If bills introduced in the Tennessee House and Senate this session succeed in the state’s new, Republican-dominated legislature, unmarried couples — gay and straight — could be barred from adopting.
People on both sides of the issue say their primary concern is the welfare of children. But that’s where the agreement ends about who should and should not be able to adopt in Tennessee. Those who oppose the bills say they would leave more children lingering in a state system that has made strides since a court ordered Tennessee to more swiftly connect eligible children with adoptive families.
T he first of several bills seeking to ban gay individuals and couples from adopting were introduced early this decade. In October 2007, the Tennessee attorney general issued an opinion that found no legal basis in Tennessee law for a ban on gay couples adopting.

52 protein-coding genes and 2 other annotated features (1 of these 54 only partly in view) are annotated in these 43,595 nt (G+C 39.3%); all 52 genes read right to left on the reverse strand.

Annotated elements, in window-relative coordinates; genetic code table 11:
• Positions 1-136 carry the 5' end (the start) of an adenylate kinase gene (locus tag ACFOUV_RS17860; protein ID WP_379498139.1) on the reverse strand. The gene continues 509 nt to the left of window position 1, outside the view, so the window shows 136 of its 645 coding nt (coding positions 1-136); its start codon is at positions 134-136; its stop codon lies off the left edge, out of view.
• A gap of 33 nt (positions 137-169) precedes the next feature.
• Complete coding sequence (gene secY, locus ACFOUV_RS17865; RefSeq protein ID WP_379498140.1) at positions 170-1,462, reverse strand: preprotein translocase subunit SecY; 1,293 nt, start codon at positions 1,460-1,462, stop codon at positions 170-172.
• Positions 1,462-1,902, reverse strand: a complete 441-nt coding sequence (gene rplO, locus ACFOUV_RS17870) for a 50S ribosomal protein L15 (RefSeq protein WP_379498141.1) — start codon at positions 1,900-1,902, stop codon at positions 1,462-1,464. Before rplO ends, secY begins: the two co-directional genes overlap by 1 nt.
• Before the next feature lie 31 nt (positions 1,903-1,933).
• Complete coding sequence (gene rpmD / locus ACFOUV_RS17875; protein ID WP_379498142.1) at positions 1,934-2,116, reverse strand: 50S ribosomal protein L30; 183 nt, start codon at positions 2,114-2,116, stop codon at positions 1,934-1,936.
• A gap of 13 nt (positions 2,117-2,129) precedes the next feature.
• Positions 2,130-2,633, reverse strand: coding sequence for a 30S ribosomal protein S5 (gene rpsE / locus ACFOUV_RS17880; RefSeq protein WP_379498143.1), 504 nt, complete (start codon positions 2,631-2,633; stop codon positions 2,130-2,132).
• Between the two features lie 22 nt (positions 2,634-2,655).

The new bills target unmarried couples without ever mentioning sexual orientation. The bills do include a reference to Tennessee’s constitutional amendment defining marriage as between a man and a woman.
“This statute … allows the sponsors to say, ‘Well, we aren’t targeting anybody,’ ” said Chris Sanders, president of the Tennessee Equality Project, which works for equal treatment of gay, lesbian, bisexual and transgender individuals.